We Want to Go to Bethlehem

 

For almost a month now, at some point every day, (sometimes before breakfast, sometimes after breakfast), but each day, our 2-year-old and 3-year-old will come to us and say, “we want to go to Bethlehem.”  And we say, Okay.

 

So, our 3 -year-old daughter wraps her head in a scarf or a t-shirt, and she puts her lovey bear under her shirt like it’s a baby, and says, “I’m Mary!”  And our son, who wants to be a part of whatever his big sister is into says, “I’m Joseph!”  And together, the two of them look at me and say, “Daddy, get down on my hands and knees. You’re the donkey.”  Then they get on my back, knees grinding into the floor,and we ride through the rooms of the house looking for Bethlehem.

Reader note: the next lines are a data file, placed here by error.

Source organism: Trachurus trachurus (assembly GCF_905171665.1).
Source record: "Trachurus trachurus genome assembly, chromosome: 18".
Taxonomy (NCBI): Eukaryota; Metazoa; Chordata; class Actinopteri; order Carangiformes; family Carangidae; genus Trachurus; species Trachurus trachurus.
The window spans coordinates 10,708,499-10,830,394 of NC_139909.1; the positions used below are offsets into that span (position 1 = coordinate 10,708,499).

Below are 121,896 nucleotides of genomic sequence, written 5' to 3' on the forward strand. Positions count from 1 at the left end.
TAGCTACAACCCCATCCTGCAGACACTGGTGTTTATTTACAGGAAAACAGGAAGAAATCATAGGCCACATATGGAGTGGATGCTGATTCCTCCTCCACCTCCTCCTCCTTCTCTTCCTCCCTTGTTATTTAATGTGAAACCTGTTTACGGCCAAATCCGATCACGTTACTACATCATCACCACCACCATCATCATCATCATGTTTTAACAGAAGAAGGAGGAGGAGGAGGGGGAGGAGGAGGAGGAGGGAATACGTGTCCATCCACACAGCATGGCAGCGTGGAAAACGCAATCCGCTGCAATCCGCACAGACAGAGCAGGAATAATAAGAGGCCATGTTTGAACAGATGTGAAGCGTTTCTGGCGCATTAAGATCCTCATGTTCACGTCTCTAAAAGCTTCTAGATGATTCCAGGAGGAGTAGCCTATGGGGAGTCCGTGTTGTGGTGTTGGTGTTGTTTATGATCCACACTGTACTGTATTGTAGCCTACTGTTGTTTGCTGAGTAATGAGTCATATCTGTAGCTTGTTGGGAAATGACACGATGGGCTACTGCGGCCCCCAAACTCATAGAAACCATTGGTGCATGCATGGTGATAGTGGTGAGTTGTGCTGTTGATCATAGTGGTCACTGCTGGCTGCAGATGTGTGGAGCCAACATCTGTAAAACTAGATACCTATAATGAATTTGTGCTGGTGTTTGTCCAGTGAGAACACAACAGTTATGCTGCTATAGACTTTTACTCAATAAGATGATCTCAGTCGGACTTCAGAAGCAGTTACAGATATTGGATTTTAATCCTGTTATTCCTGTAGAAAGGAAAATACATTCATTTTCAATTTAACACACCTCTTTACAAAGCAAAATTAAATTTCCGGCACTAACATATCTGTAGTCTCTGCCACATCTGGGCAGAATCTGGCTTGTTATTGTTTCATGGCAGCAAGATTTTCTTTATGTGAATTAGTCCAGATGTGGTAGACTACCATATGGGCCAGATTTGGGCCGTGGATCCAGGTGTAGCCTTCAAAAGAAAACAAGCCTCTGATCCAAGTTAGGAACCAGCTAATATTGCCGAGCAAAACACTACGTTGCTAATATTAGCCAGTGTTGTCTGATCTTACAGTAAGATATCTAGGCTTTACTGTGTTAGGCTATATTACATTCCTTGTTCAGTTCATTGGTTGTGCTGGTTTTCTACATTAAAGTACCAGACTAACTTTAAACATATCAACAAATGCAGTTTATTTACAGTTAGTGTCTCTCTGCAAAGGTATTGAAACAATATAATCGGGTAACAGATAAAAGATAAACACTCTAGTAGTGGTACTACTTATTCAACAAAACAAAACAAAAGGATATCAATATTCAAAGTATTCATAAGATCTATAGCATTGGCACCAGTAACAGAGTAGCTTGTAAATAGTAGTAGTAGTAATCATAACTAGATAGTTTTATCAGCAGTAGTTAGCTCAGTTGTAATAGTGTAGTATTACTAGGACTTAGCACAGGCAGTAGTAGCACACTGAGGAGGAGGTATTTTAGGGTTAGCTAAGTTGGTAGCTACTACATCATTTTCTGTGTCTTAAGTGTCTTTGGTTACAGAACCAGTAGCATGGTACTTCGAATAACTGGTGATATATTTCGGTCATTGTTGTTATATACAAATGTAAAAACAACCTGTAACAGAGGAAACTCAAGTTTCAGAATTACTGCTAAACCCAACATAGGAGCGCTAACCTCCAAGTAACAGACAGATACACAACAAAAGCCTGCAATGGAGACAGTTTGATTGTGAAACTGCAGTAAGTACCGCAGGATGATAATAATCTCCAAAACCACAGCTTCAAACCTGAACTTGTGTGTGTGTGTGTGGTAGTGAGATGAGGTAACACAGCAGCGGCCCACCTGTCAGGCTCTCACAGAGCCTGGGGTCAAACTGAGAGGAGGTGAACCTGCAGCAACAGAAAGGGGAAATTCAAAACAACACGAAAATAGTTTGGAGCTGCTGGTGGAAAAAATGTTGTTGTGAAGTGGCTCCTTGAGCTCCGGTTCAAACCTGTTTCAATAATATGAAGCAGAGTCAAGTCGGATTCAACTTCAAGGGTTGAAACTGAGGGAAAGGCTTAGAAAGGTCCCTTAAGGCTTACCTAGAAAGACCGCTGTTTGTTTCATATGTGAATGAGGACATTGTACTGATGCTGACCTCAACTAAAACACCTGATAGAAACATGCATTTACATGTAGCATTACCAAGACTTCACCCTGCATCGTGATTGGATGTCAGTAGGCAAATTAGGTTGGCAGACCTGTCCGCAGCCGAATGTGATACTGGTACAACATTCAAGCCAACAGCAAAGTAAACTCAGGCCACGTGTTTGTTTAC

Most of us have known this story since we were 2 and 3 years old.  It’s as comforting in its down-home simplicity, as it is in its familiar in the exquisite details that we hear every year: A young and faithful mother, treasuring it all in her heart, A quiet and strong father, the ragged shepherds under the stars, the supernatural splendor of the angels overhead, all waiting for the birth of a baby.

 

 The question for us is: can this story still surprise us?  Can this story still surprise us so that we, too, can travel across the hills of our distraction and sentimentality to arrive at Bethlehem again and find ourselves among those who have gathered around to adore the One who is wrapped in bands of cloth and lying in the manger?